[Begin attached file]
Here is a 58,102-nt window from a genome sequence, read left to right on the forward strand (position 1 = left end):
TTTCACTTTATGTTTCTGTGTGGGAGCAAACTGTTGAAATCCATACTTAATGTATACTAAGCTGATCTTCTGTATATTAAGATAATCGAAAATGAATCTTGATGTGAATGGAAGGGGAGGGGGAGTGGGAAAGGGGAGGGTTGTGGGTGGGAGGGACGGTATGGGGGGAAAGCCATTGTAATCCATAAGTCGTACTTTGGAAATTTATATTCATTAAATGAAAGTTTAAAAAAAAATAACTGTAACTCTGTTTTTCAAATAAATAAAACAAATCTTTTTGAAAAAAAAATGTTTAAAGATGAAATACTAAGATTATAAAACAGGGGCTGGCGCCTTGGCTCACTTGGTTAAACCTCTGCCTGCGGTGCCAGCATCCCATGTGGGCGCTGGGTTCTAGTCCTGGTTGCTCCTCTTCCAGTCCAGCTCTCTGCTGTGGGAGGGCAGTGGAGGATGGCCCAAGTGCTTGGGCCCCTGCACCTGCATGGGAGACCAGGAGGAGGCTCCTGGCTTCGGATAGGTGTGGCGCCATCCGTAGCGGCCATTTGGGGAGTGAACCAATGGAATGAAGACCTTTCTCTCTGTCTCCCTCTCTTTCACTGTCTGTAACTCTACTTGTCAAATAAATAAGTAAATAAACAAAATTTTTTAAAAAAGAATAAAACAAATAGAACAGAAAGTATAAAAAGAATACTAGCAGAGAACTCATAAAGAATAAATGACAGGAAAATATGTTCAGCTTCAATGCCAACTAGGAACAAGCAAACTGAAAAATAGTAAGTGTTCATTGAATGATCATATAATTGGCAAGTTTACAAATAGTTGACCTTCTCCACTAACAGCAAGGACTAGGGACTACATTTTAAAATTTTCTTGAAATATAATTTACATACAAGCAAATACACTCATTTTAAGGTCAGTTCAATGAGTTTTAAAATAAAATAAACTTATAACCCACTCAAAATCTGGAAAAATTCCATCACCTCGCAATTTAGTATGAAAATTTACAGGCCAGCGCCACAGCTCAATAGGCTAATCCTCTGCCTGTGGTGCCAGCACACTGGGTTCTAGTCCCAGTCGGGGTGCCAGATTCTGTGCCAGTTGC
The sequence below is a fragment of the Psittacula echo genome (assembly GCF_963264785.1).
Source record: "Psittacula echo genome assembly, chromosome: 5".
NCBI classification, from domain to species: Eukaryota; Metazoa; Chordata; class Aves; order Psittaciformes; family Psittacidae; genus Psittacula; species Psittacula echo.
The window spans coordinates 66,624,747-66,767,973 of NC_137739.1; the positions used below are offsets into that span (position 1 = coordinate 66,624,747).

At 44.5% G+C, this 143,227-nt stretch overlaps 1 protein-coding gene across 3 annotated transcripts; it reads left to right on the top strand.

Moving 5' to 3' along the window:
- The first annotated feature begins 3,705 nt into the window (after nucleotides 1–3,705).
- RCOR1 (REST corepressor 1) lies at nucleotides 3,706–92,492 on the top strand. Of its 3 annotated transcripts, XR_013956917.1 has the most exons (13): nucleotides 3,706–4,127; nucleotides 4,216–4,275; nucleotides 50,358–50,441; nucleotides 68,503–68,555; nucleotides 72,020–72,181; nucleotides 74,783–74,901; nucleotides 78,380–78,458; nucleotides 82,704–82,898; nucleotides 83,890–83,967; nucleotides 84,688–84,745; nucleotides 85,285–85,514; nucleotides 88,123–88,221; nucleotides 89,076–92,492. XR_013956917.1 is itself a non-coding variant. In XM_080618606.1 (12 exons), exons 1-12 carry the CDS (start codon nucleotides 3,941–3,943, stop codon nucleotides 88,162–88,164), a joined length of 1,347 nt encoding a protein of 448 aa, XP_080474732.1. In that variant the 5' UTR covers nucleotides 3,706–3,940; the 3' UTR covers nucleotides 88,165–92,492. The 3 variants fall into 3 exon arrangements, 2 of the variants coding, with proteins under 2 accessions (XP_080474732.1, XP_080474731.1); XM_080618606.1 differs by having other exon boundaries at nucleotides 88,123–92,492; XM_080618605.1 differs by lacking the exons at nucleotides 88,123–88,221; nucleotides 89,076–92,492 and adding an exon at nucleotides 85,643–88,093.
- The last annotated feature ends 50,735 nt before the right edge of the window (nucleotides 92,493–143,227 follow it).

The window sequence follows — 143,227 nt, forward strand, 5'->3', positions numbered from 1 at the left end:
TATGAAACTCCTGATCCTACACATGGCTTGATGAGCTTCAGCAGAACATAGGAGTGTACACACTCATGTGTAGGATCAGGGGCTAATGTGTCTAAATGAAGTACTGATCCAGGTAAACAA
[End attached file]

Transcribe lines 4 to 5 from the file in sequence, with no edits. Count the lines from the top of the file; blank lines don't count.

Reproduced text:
Source record: "Psittacula echo genome assembly, chromosome: 5".
NCBI classification, from domain to species: Eukaryota; Metazoa; Chordata; class Aves; order Psittaciformes; family Psittacidae; genus Psittacula; species Psittacula echo.